Biologists have published a video that captures some of the least studied inhabitants of the deep sea. We are talking about deep-sea squid from the genus Magnapinna.
Magnapinna are known for their bizarre anatomy. They have huge fins: they are much larger than other squids. Therefore, these animals are also known as large-finned squids. But what is most impressive are their tentacles. They reach eight meters (!) In length. This is several times the body length of the mollusk.
Magnapinna are also famous for their strange habit of bending the tentacles at right angles, as if the hands are at the elbow. It is not clear why they are doing this. However, little is known about large-finned squids.
The fact is that these creatures live at a depth of 1–4 kilometers, in the kingdom of eternal darkness and terrible water pressure. They never seem to float higher, so it is extremely difficult to observe them. Magnapinna has only been featured on photo and video tapes a dozen times. Scientists still do not know how these creatures live and what (more precisely, who) they eat. This is why biologists are so interested in footage taken in the Great Australian Bight off the southern coast of Australia.
Little is known about the deep-sea fauna of those places. Therefore, the researchers launched a real hunt for marine life. Scientists used cameras on unmanned underwater vehicles, as well as a camera that was towed by a surface research vessel.
For several years, underwater and surface vehicles have covered 350 kilometers along the bay and filmed 75 hours of video. And only in two places large-finned squids got into the frame.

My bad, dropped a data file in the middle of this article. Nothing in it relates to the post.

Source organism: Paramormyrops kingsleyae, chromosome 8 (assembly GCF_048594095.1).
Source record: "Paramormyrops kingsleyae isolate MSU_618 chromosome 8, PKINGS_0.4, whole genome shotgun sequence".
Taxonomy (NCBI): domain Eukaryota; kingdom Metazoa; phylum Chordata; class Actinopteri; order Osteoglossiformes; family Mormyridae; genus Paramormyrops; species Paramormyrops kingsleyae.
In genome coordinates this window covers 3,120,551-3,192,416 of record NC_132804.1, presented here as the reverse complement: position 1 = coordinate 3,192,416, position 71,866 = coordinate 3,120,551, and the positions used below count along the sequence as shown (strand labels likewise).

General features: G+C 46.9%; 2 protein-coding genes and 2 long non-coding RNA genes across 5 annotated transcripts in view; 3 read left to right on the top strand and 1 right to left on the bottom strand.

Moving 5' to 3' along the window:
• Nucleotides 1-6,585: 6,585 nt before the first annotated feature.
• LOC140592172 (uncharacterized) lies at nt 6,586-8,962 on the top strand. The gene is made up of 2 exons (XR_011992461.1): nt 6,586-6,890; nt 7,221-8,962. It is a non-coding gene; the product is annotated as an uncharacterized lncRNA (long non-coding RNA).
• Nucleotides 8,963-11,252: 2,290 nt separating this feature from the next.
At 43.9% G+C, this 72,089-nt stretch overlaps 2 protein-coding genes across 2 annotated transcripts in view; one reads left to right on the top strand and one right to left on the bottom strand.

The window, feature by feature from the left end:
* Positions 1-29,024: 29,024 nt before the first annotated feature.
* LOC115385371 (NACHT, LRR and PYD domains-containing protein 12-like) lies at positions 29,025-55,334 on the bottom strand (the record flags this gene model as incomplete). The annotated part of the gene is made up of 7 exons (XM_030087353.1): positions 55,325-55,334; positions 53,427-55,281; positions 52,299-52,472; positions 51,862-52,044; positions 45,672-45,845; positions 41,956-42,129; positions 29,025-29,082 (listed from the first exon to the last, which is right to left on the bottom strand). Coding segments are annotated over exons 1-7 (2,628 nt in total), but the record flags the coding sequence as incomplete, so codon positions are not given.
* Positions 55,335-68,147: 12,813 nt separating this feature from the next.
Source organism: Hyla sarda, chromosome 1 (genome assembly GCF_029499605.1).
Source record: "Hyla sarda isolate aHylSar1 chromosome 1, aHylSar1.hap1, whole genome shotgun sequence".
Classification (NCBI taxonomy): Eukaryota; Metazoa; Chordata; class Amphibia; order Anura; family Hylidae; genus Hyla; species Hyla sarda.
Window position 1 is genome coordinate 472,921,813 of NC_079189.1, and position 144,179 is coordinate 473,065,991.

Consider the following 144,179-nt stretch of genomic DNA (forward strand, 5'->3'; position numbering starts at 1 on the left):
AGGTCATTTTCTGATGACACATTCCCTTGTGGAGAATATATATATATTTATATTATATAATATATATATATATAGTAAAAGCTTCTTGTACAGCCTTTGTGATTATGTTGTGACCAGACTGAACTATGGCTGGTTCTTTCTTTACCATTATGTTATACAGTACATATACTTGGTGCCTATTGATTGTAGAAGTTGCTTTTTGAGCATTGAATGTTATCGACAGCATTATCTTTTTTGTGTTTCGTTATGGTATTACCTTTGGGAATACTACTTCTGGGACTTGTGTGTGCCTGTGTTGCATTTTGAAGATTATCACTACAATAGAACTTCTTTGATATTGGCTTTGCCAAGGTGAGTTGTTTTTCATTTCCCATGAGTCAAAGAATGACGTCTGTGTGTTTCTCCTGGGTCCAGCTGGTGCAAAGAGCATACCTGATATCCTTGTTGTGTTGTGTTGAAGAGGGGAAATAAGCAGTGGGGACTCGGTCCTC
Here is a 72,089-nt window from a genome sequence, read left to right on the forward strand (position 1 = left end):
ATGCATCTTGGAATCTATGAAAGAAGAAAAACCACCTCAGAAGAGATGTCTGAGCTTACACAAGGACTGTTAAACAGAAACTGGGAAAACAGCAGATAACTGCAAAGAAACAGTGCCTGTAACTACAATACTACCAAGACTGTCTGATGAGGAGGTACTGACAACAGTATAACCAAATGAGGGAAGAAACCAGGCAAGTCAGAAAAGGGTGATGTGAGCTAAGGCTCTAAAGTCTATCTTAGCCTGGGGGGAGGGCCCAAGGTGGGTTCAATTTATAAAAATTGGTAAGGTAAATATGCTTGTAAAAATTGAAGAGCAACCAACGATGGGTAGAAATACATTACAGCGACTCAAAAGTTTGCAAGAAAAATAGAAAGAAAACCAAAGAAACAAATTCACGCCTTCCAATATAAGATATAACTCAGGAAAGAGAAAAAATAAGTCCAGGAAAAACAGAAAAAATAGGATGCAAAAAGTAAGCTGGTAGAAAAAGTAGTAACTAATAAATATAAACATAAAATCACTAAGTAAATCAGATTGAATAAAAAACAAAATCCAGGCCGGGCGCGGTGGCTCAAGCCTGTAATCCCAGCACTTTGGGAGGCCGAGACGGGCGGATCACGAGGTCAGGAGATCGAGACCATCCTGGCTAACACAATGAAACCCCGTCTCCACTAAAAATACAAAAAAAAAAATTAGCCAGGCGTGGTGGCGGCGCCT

For the first time, scientists were lucky in November 2015. They filmed two cephalopods at a depth of over 2100 meters. They appeared in the frame at an interval of 12 hours and were in the field of view of the camera for four seconds each.
The next “catch” happened in March 2017 at a depth of more than three kilometers. In a little more than a day, representatives of the genus Magnapinna got into the frame three times . The longest video, which captured the mysterious animal, lasted almost three minutes.
Accurate morphological measurements using laser beams showed that different individuals fell into the frame all five times.
Scientists emphasize that until now, large-finned squids have only been observed twice in the Southern Hemisphere, and never before off the coast of Australia.
But it’s not only that. The cameras captured behavioral strategies that were never seen in Magnapinna .
For example, biologists have observed for the first time how squid adopts their trademark “arms bent at the elbows” position in a horizontal position. Previously, it was only fixed when the body was upright. Scientists still don’t know why molluscs do this. Perhaps this is how they catch small prey.
The researchers also found that one of the squid suddenly twisted its tentacles into a spiral. Previously, this behavior was observed only in the cephalopod mollusc with the eerie name hellish vampire ( Vampyroteuthis infernalis ). Cameras have recorded other examples of the behavior of these strange creatures, the meaning of which has yet to be clarified.
Details for specialists are described in a scientific article published in the journal PLOS One.